It is time for more action on ableism in Education
Hannah Strickland (English tutor and Widening Participation tutor) writes a blog which is featured on our ‘links and blogs’ page. Her first post raises important issues and is reproduced here with permission. Hannah writes:
The last day of February each year is international rare disease day. With this in mind, I am choosing to share my first blog post: a personal think-piece which stems from my experiences of living with a rare disease, to raise awareness and to ask some challenging questions about ableism in education.
2020 was a year of great change; from world and culture-altering COVID, to a wider and renewed commitment to race equality, following the shocking footage of George Floyd’s murder. But many things which need to change do not receive the attention they warrant, remaining on the periphery and unlikely to cause the shockwaves they deserve. In the UK, ableism in Education is a topic which needs our energy as a part of any social equality agenda. Teachers remain largely homogenous and unrepresentative of our diverse society; children lack role models who have the power to alter their expectations for their own lives; school environments are largely inflexible places where more than half of teachers with disabilities say ‘they have experienced an increase in workplace stress in the last year and … the way their school is led and managed contributes negatively to their mental health and wellbeing at work’ (NASUWT, online).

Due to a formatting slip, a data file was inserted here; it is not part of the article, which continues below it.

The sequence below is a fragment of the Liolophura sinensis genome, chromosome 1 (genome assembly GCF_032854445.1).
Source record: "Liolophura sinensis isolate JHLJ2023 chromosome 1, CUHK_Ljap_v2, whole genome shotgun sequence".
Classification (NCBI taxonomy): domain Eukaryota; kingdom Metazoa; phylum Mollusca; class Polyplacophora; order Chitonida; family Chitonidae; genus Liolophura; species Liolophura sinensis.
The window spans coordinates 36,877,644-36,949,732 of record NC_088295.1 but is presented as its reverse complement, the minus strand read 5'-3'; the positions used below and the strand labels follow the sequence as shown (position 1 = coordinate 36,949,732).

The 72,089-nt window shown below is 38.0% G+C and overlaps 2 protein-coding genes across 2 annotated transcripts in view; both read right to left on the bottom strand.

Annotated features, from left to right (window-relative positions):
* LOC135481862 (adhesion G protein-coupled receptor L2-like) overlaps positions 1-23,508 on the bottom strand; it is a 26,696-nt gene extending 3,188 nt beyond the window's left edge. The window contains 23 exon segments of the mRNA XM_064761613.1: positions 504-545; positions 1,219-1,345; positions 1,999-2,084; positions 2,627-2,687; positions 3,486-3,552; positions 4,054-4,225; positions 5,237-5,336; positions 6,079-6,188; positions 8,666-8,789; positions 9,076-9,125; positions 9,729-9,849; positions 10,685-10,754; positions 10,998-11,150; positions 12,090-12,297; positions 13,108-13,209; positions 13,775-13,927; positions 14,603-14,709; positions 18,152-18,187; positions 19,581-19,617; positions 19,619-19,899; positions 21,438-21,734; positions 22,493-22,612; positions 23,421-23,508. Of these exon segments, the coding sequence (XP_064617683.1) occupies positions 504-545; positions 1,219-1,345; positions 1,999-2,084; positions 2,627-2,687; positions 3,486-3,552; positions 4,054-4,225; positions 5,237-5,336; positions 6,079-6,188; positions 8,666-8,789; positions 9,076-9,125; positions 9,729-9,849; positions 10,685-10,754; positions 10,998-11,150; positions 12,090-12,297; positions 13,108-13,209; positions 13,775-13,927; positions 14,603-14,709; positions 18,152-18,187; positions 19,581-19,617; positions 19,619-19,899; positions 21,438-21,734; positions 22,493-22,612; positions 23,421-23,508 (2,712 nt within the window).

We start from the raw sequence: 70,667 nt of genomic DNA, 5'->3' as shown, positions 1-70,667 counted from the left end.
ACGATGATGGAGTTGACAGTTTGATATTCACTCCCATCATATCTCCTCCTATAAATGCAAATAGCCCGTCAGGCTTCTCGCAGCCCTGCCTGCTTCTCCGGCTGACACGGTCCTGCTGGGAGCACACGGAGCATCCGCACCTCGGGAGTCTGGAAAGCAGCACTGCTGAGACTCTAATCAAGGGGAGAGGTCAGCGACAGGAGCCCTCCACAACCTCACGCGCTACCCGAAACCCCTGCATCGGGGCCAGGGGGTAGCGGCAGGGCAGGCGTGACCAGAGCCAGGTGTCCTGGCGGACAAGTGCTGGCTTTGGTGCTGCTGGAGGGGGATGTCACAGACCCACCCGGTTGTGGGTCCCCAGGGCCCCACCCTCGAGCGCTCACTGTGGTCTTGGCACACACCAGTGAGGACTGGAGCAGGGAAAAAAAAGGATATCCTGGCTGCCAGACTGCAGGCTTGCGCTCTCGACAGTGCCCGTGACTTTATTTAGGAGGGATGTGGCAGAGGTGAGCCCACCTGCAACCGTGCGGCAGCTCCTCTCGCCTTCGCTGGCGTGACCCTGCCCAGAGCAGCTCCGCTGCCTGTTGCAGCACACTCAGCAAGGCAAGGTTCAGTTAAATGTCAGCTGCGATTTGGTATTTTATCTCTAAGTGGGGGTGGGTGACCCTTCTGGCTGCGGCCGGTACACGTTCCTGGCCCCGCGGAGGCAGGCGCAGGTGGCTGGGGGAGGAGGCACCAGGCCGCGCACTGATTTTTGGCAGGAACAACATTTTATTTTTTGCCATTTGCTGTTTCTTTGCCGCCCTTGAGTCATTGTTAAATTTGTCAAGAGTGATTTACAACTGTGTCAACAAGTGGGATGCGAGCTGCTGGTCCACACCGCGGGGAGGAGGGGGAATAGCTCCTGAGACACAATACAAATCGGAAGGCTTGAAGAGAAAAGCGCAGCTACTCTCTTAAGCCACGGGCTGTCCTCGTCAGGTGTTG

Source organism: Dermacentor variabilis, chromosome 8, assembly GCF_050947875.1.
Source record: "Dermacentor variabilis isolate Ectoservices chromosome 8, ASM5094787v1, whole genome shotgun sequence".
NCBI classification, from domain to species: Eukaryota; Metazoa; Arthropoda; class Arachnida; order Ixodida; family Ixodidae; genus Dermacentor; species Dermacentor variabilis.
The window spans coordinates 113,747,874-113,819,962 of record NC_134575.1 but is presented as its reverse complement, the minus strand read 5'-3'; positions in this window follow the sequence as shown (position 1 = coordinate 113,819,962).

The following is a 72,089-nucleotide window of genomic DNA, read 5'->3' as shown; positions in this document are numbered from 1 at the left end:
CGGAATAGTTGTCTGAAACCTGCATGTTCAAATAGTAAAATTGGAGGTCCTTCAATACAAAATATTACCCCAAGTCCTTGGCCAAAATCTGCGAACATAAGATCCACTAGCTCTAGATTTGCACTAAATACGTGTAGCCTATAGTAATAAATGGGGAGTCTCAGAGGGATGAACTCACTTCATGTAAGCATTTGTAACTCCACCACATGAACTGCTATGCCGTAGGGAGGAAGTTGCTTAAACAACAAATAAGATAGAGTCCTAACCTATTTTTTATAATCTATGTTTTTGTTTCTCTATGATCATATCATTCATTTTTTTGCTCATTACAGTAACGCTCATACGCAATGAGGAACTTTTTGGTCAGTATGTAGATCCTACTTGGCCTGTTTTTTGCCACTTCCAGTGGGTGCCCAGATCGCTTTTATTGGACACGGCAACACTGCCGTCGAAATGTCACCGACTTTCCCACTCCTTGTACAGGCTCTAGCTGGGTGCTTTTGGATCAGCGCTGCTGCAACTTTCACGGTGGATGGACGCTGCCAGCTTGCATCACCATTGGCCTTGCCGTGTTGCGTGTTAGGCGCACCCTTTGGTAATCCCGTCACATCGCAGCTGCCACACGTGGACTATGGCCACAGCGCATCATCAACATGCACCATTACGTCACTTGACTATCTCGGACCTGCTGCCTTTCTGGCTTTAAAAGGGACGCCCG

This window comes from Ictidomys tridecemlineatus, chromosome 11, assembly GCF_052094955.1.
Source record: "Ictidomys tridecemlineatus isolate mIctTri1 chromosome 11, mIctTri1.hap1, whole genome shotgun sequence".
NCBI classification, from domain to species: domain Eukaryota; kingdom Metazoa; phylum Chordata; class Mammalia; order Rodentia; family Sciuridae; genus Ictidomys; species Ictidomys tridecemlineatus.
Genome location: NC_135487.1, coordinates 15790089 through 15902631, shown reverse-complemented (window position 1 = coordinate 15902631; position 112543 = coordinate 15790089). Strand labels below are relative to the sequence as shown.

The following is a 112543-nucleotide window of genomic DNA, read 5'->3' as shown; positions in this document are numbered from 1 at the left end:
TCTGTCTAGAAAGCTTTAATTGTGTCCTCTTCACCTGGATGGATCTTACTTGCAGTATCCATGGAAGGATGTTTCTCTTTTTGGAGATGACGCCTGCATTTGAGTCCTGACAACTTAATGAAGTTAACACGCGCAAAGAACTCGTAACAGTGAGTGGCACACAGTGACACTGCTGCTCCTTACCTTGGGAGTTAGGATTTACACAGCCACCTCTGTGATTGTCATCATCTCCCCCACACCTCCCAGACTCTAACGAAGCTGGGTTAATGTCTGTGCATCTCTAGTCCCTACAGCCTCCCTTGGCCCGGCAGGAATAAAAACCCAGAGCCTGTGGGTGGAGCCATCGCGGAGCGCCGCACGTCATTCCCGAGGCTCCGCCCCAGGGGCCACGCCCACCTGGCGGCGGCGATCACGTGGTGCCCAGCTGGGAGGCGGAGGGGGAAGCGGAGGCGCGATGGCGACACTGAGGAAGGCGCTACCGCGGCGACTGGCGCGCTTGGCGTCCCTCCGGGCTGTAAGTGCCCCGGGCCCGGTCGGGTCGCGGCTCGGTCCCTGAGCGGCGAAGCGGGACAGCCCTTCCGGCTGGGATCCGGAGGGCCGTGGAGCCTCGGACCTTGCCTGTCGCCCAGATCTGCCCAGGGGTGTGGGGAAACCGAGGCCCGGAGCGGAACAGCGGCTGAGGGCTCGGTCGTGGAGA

This is a piece aimed to develop educators’ literacy regarding teachers with disabilities and to ask colleagues to start to do more unpicking and challenging of the ableist structures that we exist in, particularly in the arena of teachers in mainstream education.
I am a woman with two chronic conditions, leading me to identify as somebody with invisible physical disabilities. It is contexts which determine dis/abilities and so to a greater and lesser extent in my life, I have been more and less dis/abled in different places and times. Whilst my conditions are an ever-present part of my life and identity, my dis/ability is not fixed and not constant, but as my life has progressed I have become increasingly aware of the disabling contexts of work and social environments, particularly schools.
What is more fixed is the ways in which people respond to me as a person with invisible physical disabilities, which generally takes on two main features. The first is that I evoke sympathy, pity and awe. People can be sympathetic that my body does not work as most bodies do. People can be sympathetic at the life changes and adjustments that I need to make to maintain my quality of life. People can be sympathetic about the physical measures I take as part of my self-care. People are also sometimes disgusted, but most people I meet these days are predominantly kinder in their judgement of my body and experience than the woman on the train who once leaned over the shared table to say ‘Urgh!’ as I completed a routine blood glucose strip test. In my experience though, even in the best-case scenario of sympathy, this does not generally translate into consideration of the structures which make my conditions dis/abling. This is the second main feature of my experience: the success or failures of my existence depend upon my negotiation of accepted structures and settings.